Friday, November 11, 2005

Comparative Race Theory

There is, I think, a severe perception/reality gap between how much people around the world "consider" race and how much we think they do. For example, I just wrote an article urging Americans to take a more critical view of race, and abandon color-blindness. Basically, your classic leftist multi-culturalism argument.

Lots of conservatives blast this theory as being "European," and gleefully point to the Paris riots as proof of its failure. Yet this seems to be an inaccurate description of how the Europeans view their paradigm:
France's Constitution guarantees equality to all, but that has long been interpreted to mean that ethnic or religious differences are not the purview of the state. The result is that no one looks at such differences to track growing inequalities and so discrimination is easy to hide.

"People have it in their head that surveying by race or religion is bad, it's dirty, it's something reserved for Americans and that we shouldn't do it here," said Yazid Sabeg, the only prominent Frenchman of Arab descent at the head of a publicly listed French company. "But without statistics to look at, how can we measure the problem?"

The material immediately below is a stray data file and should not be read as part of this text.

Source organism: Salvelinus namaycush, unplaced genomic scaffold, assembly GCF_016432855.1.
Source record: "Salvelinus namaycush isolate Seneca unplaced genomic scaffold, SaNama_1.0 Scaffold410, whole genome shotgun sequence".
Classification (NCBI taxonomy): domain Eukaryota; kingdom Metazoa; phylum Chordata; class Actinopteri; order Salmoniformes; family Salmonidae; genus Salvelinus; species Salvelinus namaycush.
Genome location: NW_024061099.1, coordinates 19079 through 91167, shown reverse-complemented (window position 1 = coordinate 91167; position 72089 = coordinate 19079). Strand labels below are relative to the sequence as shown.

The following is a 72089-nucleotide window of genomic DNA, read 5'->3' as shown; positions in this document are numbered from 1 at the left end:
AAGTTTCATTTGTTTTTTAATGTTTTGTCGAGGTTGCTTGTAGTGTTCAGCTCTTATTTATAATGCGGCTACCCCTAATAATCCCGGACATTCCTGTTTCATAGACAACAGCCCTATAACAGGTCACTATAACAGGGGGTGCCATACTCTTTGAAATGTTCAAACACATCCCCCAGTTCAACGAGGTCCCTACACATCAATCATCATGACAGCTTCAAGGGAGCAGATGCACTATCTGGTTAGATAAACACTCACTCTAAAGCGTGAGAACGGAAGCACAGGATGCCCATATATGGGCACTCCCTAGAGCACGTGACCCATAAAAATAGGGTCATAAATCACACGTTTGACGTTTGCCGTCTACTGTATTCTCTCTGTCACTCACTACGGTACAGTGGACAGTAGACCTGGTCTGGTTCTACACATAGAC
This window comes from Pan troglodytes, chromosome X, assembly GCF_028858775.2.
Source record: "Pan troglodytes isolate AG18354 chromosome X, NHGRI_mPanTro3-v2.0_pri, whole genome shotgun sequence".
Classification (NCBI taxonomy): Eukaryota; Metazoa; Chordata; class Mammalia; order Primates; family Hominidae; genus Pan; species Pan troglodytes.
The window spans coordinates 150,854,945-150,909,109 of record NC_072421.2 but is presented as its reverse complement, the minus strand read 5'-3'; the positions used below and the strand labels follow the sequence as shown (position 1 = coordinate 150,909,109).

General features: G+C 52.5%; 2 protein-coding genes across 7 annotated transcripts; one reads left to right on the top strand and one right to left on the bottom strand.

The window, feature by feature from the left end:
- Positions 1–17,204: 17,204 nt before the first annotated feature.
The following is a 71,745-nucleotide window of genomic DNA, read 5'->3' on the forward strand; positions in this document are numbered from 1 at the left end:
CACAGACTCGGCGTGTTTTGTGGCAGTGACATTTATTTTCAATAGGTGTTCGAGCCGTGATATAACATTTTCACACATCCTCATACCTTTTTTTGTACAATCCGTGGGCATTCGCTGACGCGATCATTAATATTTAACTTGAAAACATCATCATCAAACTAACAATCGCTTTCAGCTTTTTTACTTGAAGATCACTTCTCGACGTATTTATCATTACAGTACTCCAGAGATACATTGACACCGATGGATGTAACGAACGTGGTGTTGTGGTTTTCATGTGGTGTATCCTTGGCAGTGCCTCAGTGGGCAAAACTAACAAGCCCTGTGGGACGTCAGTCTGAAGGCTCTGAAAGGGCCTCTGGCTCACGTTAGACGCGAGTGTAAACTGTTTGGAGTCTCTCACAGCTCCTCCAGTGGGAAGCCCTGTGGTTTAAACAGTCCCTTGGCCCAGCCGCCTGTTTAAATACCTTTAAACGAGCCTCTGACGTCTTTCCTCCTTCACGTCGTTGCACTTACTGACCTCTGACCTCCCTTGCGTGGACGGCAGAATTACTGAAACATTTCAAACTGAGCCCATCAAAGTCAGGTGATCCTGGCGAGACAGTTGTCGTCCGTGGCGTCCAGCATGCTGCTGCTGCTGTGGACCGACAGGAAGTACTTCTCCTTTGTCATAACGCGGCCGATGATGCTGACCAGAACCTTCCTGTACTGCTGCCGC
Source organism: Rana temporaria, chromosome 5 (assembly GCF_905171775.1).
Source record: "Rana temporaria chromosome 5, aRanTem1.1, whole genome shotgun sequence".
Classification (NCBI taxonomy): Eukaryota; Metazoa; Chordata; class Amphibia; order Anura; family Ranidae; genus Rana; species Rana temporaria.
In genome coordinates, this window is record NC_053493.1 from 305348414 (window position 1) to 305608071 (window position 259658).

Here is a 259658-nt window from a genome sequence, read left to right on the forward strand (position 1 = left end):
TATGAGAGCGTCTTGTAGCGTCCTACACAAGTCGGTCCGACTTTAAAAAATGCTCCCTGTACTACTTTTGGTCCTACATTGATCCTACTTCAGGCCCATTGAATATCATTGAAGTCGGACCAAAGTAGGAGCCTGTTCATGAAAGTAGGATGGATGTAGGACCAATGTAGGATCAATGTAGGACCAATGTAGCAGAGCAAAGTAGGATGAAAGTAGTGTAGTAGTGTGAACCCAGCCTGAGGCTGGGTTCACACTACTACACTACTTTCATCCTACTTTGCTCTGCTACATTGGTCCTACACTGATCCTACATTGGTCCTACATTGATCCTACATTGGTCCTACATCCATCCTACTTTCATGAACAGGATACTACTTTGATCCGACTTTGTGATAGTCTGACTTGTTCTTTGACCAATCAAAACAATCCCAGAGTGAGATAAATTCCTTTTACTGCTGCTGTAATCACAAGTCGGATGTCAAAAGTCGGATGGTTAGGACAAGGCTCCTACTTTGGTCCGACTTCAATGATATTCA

So wait...the French are more color-blind than we are? This leads Ann Althouse to ask the following:
Should France's policy of not taking account of race, ethnicity, and religion, in light of the recent rioting, make us look more favorably on our own attention to such things?

So Prof. Althouse thinks that we are indeed color-conscious, and that France proves that this is superior to the color-blind system. But here's Imani Perry arguing that it took American news networks two weeks to even mention that the rioting was done by mostly minority protestors. So maybe we aren't so color-conscious after all? What is going on?

So basically, here's what we have:

The Republicans think we are and need to be absolutely color-blind, and point to French riots as proof that our color-blindness is a superior system.

The French think they are and need to be absolutely color-blind, and point to American race-consciousness as immoral and "dirty."

The center-right Althousians think that we are color-conscious, and that the French riots show that our color-conscious method is superior.

The leftist folks like me think that both the French and Americans are not color-conscious enough, and think both state's systems are indicted.

Who's right? And more importantly, why is there such a perceptual gap in terms of how our and their systems actually "are"? Are we color-blind or not? Are the French multi-culturalists or not?

There is something interesting afoot here...

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